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As Hungary closes borders, migrants scramble to find new routes north

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Marko Djurica/Reuters

(Read caption) Migrants run as Hungarian riot police fire tear gas and water cannon at the border crossing with Serbia in Roszke, Hungary on Wednesday. Migrants are demanding they be allowed to enter from Serbia on the second day of a border crackdown.

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They are sleeping in tents and on highways, taking shelter in abandoned buildings. Some throw water bottles. At least one boisterous crowd managed to hack through a razor wire fence. In a controversial move, Hungarian police have responded with tear gas.

These are only some of the scenes unfolding as Hungary decided to close its southern border on Tuesday, leaving hundreds stranded on the other side of the fence in Serbia and thousands more to rethink their routes to reach Germany or other countries that so far have welcomed migrants in Europe’s largest border crisis. 

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Budapest this week began to tighten its borders with Serbia and Romania, declaring a state of emergency as it dispatched hundreds of law enforcement officials – and in some cases, soldiers – to secure the fences being broken down by frustrated refugees. The Serbian government condemned Hungary’s use of tear gas on Wednesday, saying it expressed the “harshest possible protest” against the decision, according to The Associated Press.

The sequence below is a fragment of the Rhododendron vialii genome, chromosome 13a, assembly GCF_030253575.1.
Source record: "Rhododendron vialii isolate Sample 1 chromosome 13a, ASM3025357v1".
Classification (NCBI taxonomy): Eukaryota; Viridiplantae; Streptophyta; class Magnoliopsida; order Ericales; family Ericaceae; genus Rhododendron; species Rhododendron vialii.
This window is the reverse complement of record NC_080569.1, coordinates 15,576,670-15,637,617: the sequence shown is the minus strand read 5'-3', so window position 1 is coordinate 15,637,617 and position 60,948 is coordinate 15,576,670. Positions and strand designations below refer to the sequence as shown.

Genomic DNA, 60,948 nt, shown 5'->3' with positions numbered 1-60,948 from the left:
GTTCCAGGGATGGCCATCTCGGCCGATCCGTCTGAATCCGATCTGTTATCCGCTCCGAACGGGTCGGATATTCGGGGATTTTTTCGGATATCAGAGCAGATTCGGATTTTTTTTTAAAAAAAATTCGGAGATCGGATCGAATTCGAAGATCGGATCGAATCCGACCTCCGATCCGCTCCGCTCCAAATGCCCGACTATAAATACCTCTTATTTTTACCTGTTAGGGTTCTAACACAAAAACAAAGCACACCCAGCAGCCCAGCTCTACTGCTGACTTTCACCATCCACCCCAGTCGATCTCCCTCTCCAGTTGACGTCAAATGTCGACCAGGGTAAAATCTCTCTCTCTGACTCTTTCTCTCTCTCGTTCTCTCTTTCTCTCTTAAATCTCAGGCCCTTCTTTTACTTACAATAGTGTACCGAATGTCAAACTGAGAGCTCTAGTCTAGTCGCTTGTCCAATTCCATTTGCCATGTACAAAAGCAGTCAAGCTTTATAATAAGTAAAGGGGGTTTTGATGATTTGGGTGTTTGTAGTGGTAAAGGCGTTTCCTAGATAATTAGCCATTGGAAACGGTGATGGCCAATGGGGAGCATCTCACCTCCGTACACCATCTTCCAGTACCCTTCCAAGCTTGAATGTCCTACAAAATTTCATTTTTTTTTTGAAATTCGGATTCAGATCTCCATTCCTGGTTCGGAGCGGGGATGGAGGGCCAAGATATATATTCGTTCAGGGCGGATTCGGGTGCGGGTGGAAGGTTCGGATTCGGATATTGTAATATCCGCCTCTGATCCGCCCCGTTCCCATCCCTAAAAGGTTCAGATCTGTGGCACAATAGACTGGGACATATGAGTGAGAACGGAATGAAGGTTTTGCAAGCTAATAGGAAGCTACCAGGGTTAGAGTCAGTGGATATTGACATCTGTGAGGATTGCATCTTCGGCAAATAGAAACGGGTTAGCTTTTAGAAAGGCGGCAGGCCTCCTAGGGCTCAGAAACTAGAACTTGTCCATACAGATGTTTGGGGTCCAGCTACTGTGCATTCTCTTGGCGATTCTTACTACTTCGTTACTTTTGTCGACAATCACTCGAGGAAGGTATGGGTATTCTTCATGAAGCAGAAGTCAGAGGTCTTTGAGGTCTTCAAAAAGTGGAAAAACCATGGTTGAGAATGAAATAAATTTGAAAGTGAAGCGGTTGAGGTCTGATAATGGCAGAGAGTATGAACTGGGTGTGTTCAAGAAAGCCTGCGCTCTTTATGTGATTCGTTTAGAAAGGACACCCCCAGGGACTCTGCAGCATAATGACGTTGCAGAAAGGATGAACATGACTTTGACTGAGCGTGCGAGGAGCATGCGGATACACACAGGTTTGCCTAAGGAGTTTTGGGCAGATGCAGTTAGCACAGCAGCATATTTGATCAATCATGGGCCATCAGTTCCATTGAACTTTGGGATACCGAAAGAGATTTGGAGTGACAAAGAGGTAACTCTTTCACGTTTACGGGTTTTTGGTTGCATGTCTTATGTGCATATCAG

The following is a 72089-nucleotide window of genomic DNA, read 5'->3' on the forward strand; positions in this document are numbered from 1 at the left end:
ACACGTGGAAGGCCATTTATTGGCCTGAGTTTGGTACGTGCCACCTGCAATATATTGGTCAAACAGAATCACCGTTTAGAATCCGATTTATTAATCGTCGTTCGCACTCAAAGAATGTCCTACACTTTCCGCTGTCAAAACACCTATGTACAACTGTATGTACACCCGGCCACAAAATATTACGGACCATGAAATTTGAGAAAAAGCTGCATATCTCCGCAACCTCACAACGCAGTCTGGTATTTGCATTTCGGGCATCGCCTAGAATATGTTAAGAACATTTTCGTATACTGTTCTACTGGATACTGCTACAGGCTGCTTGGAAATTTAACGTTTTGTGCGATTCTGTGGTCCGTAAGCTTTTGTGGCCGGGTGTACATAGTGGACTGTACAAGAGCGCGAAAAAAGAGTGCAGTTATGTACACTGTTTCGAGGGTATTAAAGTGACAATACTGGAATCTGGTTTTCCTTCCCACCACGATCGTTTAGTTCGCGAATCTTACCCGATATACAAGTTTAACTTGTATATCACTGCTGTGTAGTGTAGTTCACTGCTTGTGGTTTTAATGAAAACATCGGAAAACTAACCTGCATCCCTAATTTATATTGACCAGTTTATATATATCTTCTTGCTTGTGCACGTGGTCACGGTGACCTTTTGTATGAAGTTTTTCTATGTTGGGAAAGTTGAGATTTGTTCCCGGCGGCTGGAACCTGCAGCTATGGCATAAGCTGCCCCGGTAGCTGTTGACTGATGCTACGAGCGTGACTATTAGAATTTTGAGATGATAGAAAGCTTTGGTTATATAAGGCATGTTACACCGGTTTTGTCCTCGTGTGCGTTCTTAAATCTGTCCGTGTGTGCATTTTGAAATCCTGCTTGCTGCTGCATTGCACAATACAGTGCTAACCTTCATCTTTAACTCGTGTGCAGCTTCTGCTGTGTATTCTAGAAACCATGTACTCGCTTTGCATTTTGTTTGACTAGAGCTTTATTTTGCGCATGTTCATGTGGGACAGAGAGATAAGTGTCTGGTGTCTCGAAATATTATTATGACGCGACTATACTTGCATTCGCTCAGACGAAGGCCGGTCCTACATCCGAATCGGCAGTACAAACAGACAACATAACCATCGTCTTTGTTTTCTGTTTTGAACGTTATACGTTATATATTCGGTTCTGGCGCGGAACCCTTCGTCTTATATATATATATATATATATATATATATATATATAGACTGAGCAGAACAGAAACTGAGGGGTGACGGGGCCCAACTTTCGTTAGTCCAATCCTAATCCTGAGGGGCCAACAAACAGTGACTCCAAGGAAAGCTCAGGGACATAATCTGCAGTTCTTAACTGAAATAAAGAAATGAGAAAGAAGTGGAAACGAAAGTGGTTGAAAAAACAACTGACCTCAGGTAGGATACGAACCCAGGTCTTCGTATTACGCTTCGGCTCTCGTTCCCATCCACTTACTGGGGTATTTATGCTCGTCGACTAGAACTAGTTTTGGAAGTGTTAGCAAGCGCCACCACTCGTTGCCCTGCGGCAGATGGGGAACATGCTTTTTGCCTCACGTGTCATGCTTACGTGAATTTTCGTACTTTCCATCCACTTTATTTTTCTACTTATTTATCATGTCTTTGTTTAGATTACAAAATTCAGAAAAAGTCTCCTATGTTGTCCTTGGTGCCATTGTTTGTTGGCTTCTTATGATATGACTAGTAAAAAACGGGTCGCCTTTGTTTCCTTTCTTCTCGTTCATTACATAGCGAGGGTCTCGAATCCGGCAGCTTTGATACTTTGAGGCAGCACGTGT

The first country to begin prosecuting migrants, Hungary also sealed a railway crossing near Roszke that had led tens of thousands into Europe’s borderless Schengen zone, reports the BBC. 

In this short time, Hungarian police said Wednesday, more than 360 migrants have been detained from trying to enter the country illegally. And after expedited proceedings, at least one Iraqi has already been convicted and deported, according to The New York Times.

But where will the refugees go, if they can't get into Hungary?

The prime minister of Croatia has promised migrants safe passage, opening up another potential route to the north. “No one will block them,” said Prime Minister Zoran Milanovic, according to the Times. “No fences.”

Not soon after on Wednesday, dozens began to flood in, according to BBC – knowing that their journey is far from over. The refugees’ entry into Croatia, Mr. Milanovic emphasized, is based on the condition that they merely pass through to another destination – mostly targeted by asylum seekers as Germany.

But this doesn’t mean there aren’t still dangers ahead. The border between Serbia and Croatia is still riddled with landmines left behind from the Croatian war of independence two decades ago, local media has reported. But some experts say remaining landmines are clearly marked in specific areas.

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Slovenia – which would serve as the next transit point after Croatia – has also moved to introduce emergency security on the border it shares with Hungary, reports The Guardian. This followed shortly after Austria’s decision to do the same on Hungary's west side.

Even the migrants able to pass into Slovenia will be met with fresh physical challenges, according to NPR, such as crossing high mountain ranges. And many of these migrants are traveling with young children, making passage more difficult. 

There are reports that some Syrians are looking at a northerly route into Europe via Russia

Meanwhile, some refugees back at the sealed Hungarian border hold out hope that politicians will be able to reach a favorable resolution.

“I’m hoping the border will open,” Mohamed Afar, a 23-year-old Syrian refugee stranded in Serbia, told the Times. “I will wait. Maybe Ms. Merkel comes to open it? The Hungarian government seems to have no mind or heart. Can’t they see all these families? There is nothing for us here.”